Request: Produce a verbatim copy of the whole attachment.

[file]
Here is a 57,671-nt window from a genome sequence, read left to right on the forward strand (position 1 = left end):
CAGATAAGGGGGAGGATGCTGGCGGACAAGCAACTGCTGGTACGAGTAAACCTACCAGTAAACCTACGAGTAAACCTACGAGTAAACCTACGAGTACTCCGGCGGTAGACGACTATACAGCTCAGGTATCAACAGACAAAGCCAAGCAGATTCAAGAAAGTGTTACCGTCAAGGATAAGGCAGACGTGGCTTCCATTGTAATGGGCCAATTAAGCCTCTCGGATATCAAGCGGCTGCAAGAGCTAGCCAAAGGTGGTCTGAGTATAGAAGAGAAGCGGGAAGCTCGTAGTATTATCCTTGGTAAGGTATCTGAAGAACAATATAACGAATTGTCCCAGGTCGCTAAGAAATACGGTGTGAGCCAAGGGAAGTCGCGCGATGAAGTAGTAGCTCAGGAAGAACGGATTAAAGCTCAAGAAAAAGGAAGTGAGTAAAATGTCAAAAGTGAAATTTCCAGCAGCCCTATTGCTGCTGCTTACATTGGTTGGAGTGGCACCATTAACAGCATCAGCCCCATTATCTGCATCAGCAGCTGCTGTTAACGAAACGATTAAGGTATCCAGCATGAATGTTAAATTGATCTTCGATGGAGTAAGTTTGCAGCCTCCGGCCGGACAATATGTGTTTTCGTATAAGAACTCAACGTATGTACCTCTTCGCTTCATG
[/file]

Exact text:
Here is a 57,671-nt window from a genome sequence, read left to right on the forward strand (position 1 = left end):
CAGATAAGGGGGAGGATGCTGGCGGACAAGCAACTGCTGGTACGAGTAAACCTACCAGTAAACCTACGAGTAAACCTACGAGTAAACCTACGAGTACTCCGGCGGTAGACGACTATACAGCTCAGGTATCAACAGACAAAGCCAAGCAGATTCAAGAAAGTGTTACCGTCAAGGATAAGGCAGACGTGGCTTCCATTGTAATGGGCCAATTAAGCCTCTCGGATATCAAGCGGCTGCAAGAGCTAGCCAAAGGTGGTCTGAGTATAGAAGAGAAGCGGGAAGCTCGTAGTATTATCCTTGGTAAGGTATCTGAAGAACAATATAACGAATTGTCCCAGGTCGCTAAGAAATACGGTGTGAGCCAAGGGAAGTCGCGCGATGAAGTAGTAGCTCAGGAAGAACGGATTAAAGCTCAAGAAAAAGGAAGTGAGTAAAATGTCAAAAGTGAAATTTCCAGCAGCCCTATTGCTGCTGCTTACATTGGTTGGAGTGGCACCATTAACAGCATCAGCCCCATTATCTGCATCAGCAGCTGCTGTTAACGAAACGATTAAGGTATCCAGCATGAATGTTAAATTGATCTTCGATGGAGTAAGTTTGCAGCCTCCGGCCGGACAATATGTGTTTTCGTATAAGAACTCAACGTATGTACCTCTTCGCTTCATG